Politics in High school

Haley Goode, Staff Writer

Now more than ever, politics is all around us. Politics has affected our relationships, the way we interact with others, and our work and school environment. Beginning a new class this semester, Civics, with Issaquah High School teacher Caitlin Lambert at Issaquah High, I wanted to hear other kids and teachers’ thoughts about what it is like sharing opinions nowadays. In this generation a lot more recently, it seems difficult to share an opinion, even when you are asked to and on each side of the political spectrum.

“Issaquah is very divided,” Lambert says. She explains that there are all kinds of people on both sides, very upfront about opinions, and some laid back. One of my old history teachers, Michaela Nelson, also agrees with this. They also both agree with the fact that voting is indeed important.  Nelson states, “Representation of you and your community at work is by voting and getting things done.” For example, Nelson shares that in her first election she voted in, the 2012 presidential election, she voted for Obama because she thought healthcare was important. Lambert at the time, however, thought our military and protection was most important because it was after the tragic 9/11 attack on the United States.

My generation seems to focus on social issues. Getting information from social media platforms like Twitter, Instagram, and even Snapchat as news sources can be deceiving because it can be more opinions instead of facts. Talking about social justice, accepting anyone and everyone, inclusivity and even international issues that others want to vocalize their opinion on. Senior Kyra O’Keefe says she gets her news from “BBC, snapchat and my parents.” She, too, sees how accepting and how much this generation wants all to feel welcome in every community including being on social media. Regarding sharing her opinion in Civics and school in general, O’Keefe says, “I don’t feel comfortable really in any situation anymore. I always feel like I’m going to be judged no matter what I say.” She also went on to say, “Social media has showed us fake news and has formed uneducated opinions which is something that our generation needs to realize because a lot of people are now blind to the fake in fake news.” While someone could have a fact, another could have read an article with false facts going against that.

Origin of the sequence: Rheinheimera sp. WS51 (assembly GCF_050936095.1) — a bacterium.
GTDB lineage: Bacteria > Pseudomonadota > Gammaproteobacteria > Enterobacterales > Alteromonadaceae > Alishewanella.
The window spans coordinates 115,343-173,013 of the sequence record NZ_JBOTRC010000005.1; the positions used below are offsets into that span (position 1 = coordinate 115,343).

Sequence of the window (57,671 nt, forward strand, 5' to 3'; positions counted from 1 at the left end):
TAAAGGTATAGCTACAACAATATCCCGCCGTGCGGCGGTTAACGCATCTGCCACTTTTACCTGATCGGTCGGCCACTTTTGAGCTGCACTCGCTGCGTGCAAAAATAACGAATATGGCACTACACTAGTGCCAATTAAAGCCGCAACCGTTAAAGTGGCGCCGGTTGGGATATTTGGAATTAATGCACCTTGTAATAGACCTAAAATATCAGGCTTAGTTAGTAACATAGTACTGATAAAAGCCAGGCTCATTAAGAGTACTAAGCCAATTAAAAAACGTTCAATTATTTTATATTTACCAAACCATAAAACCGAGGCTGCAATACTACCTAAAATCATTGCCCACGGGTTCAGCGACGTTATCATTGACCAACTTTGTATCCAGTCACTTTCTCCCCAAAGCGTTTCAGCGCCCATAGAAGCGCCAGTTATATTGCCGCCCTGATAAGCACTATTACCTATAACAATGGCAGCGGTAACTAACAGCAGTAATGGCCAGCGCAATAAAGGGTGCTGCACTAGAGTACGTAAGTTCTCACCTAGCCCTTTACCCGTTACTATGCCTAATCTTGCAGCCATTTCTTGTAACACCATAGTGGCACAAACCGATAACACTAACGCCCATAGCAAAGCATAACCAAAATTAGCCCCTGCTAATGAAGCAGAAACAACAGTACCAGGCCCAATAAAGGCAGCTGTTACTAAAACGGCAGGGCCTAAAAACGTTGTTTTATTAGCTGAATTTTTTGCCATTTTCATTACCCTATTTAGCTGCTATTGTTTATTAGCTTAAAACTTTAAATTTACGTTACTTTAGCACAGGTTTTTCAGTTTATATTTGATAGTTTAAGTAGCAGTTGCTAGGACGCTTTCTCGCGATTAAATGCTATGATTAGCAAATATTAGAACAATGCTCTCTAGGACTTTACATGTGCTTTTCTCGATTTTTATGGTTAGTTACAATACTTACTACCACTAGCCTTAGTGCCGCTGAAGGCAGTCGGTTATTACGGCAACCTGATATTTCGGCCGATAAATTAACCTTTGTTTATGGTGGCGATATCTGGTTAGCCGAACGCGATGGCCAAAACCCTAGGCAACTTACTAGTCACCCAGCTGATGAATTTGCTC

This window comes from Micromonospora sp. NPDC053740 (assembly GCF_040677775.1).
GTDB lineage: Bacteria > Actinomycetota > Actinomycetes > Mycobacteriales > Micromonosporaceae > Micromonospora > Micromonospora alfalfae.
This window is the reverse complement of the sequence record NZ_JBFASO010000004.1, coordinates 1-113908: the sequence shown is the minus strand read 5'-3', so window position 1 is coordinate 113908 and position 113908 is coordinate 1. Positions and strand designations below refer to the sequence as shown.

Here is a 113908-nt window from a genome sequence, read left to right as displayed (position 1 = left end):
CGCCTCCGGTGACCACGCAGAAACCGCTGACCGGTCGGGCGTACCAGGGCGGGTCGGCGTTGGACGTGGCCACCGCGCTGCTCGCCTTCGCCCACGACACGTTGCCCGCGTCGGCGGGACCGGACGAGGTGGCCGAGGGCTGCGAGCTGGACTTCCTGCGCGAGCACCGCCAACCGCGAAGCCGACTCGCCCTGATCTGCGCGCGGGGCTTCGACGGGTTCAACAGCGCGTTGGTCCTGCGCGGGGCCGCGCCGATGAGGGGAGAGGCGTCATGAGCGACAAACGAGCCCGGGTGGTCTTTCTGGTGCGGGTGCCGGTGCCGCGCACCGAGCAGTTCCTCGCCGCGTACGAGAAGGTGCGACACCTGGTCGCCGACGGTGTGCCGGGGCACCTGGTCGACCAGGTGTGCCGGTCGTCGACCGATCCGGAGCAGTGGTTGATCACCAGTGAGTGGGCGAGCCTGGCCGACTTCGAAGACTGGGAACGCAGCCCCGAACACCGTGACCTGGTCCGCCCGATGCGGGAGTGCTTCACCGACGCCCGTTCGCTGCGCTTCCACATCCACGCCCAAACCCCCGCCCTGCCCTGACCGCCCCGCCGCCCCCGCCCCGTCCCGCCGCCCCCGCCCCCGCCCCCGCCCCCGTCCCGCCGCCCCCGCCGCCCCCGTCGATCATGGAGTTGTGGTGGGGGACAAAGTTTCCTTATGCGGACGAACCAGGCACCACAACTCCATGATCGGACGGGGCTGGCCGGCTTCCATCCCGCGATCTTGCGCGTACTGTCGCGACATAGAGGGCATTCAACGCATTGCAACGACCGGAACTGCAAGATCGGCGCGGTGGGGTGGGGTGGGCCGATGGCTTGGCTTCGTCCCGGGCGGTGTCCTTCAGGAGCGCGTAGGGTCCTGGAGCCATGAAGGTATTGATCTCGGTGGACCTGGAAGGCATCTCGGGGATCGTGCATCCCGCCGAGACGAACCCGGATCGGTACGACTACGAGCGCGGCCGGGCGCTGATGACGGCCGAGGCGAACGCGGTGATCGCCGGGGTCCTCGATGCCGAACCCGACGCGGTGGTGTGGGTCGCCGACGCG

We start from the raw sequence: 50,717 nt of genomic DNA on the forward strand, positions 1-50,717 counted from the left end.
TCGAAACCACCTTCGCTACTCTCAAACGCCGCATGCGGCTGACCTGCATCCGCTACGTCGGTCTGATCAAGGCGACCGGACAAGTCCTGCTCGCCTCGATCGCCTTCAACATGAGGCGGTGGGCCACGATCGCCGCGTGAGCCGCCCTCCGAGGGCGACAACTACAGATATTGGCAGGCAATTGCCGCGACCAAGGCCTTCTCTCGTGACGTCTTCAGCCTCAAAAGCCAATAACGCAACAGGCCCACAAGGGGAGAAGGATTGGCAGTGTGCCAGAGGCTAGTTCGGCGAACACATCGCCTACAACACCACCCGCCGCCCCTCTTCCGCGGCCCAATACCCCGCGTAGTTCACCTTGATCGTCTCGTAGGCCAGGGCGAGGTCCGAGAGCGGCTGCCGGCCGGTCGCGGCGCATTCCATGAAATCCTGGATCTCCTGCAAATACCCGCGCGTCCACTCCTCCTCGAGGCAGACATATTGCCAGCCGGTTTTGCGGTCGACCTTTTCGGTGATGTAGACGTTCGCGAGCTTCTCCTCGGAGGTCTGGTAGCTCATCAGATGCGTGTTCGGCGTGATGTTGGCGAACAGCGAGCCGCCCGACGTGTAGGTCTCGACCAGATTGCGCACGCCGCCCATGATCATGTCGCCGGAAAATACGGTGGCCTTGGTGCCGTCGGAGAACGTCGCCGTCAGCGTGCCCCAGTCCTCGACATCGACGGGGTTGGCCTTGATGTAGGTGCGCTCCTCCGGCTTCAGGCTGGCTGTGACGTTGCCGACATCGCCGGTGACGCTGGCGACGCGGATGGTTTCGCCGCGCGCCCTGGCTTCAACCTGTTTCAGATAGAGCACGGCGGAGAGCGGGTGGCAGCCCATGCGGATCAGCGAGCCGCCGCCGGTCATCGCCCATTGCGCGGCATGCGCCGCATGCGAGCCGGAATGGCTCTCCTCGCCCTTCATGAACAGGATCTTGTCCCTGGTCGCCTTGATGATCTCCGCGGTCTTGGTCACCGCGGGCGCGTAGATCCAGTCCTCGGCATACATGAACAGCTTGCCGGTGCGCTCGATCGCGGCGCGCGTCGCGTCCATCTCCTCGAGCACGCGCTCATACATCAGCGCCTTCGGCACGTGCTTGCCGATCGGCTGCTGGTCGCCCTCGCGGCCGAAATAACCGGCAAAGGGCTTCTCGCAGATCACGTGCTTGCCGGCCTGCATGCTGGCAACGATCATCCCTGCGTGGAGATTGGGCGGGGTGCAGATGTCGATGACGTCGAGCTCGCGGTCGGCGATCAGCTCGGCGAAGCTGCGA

Most students do not feel comfortable sharing their opinion at school regardless that they all see this school as being very split between liberal and conservative. Many said they get their news from at least one or two social media apps like Instagram and Twitter. Junior, Magnus Bergstrom states, “The more time we kids spend on social media, the more it impacts our opinions and how far we take it”.However, Bergstrom said he does feel comfortable sharing his opinion and said “Unfortunately in our generation, kids are afraid to share their opinion, I am not because everyone is entitled to their own opinion and politics is about understanding sides and beliefs.” He also explained to me how there is peer pressure in class when a conversation between students involves politics. Having friends agree with one another maybe so that a kid does not feel left out or that they will get judged for disagreeing with what they are saying.

Nelson says she sees how important social media, climate change, and finding a voice in my generation is. She went on to add that she watched after the Black Lives Matter movement took off and how social justice is really important to our generation. She also thinks we need to focus on figuring out our military and how us as a generation need to work with each other and not just our parties. Nelson says, “Inclusiveness of party groups needs to be something on your generation’s agenda.”  Ms. Nelson and Ms. Lambert both said how crucial voting is, especially in today’s times, but how will kids decide to vote if this raging era of social media and fake news continues? These teachers did not have the kind of social media that it is today, which makes it harder for us kids to decipher who and who not to vote for. Hours of scrolling on Twitter, reels about what this candidate has done and why the other is a bad person, all seeming to be convincing you to the extremes, one way or the other. How will we, as a generation of people, make ourselves feel comfortable with our own opinions again? Perhaps a change in social media use?  Or maybe, a change of mindset will bring about change.